The Tomb Of Safdarjung

The site is deserted, even at midday. The Re.5/- entrance fee ($2/- or Rs.100/- for non SAARC foreigners!) is almost an apology, even without the elevated status of a royal tomb.

This “last flicker in the lamp of Mughal architecture” is the final resting place of the erstwhile Nawab of Avadh, Mirza Muqim Abul Mansur Khan, also known as Safdarjung, whose exceptional service to emperor Ahmad Shah elevated him to Grand Vizier (Prime Minister) in 1748, and whose excessive ambition cost him that privilege in 1753.

He was banished to Avadh and only returned to Delhi posthumously – a year later – thanks to his son who wangled permission from the Mughal court to interr him at this spot.
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The prominent and ornamental gate frames the monument, that at first glance holds a strong resemblance to its star cousin: the mausoleum of emperor Humayun. It is similar in colour and follows the charbagh (quadrilateral walled garden) style of construction divided by water channels.

As you walk in however, you notice the marked absence of refinement. The skewed proportions, the elongated facade, the bulbous dome and its mismatched stone cladding mark a disappointing epilogue to the grand legacy of Mughal architecture in India. In many ways it is said to be a reflection of its times. Of the degenerate lifestyles of lesser emperors and the decline of a great empire. whose famed coffers had been cleaned out by a daring Persian raid.

The Abyssinian architect possibly meant it to be as pristine as its iconic predecessor in Agra. But he had no access to the quarries – by then under the control of Jat chieftans – nor the funds. So he was forced to make do with scavenged material from nearby tombs. And resort to almost Moorish arabesque plaster work to adorn the interiors in place of traditional pietra dura..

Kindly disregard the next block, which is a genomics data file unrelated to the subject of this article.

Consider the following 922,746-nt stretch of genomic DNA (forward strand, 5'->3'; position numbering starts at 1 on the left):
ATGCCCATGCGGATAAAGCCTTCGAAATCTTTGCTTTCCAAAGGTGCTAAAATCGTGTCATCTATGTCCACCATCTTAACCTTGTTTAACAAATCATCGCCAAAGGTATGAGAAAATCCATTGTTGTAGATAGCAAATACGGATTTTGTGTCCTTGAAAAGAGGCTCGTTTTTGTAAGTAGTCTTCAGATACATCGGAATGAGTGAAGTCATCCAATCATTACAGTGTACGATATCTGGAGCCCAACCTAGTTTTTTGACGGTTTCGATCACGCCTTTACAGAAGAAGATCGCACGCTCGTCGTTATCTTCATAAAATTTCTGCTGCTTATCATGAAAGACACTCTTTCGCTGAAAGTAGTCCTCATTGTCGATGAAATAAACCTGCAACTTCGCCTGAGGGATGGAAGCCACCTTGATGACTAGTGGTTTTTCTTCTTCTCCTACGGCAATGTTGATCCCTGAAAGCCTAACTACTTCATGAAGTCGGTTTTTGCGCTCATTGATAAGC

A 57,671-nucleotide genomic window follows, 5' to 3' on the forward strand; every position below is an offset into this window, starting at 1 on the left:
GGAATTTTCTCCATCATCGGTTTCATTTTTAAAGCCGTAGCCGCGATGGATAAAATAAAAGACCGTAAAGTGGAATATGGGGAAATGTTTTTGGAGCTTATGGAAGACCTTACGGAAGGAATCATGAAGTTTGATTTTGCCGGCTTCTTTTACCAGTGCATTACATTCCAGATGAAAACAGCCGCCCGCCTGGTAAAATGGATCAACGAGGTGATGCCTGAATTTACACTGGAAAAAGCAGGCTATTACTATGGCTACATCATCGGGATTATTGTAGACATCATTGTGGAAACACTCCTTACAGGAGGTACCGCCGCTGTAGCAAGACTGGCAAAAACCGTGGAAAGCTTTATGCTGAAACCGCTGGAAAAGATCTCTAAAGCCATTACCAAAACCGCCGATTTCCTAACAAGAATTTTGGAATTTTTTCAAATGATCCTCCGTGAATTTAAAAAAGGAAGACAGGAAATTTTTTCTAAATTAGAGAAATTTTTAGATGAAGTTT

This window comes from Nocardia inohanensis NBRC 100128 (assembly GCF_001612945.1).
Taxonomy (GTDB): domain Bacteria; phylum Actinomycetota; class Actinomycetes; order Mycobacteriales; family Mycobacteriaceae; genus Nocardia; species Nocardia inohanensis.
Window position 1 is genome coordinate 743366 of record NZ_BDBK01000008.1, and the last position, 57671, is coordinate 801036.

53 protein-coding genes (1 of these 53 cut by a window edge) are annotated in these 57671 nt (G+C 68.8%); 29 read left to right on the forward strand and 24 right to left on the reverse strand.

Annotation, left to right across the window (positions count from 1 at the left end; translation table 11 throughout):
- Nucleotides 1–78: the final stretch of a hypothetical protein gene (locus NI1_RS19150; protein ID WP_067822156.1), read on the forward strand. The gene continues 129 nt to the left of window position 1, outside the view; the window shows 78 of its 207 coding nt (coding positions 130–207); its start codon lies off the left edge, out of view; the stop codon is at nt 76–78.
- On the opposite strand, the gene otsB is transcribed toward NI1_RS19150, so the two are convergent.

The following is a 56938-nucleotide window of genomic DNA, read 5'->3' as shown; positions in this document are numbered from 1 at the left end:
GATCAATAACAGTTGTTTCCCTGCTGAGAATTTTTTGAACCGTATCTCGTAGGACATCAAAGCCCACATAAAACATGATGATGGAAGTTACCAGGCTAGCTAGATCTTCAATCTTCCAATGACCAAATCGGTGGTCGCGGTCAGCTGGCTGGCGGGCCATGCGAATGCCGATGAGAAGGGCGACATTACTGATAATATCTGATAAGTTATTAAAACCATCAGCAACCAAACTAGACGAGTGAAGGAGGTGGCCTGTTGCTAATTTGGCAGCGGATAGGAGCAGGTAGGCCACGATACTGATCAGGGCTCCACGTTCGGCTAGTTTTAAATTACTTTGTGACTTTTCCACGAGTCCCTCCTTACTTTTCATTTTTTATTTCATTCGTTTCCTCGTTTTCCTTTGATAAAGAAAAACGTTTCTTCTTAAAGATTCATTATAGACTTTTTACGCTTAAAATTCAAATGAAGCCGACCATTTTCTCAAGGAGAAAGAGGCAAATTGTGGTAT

In The City Of Djinns, William Dalrymple spares no adjective in deriding the monument’s shortcomings: “The spirit is fecund, Bacchanalian, almost orgiastic. Like some elderly courtesan, the tomb tries to mask its imperfections beneath thick layers of make-up; its excesses of ornament are worn like over-applied rouge.”

That, to my mind, is as exaggerated as the ornamentation. Safdarjung’s tomb isn’t perfect. But viewed singularly and without bias, it is quite beautiful. And nothing justifies its neglect* or that Rs.5/- entrance fee.

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The beautifully decorated gate. The ASI maintains a library in the rooms above.
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Gate detail

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The marble cenotaph


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Interior arches

*The discovery of a buried drainage system has spurred the ASI (Archaeological Survey of India) to restart the fountains. That’s a beginning! 

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Madhu is an Interior designer turned travel blogger on a long sabbatical to explore the world. When not crafting stories on The Urge To Wander, she's probably Tweeting @theurgetowander or sharing special moments on

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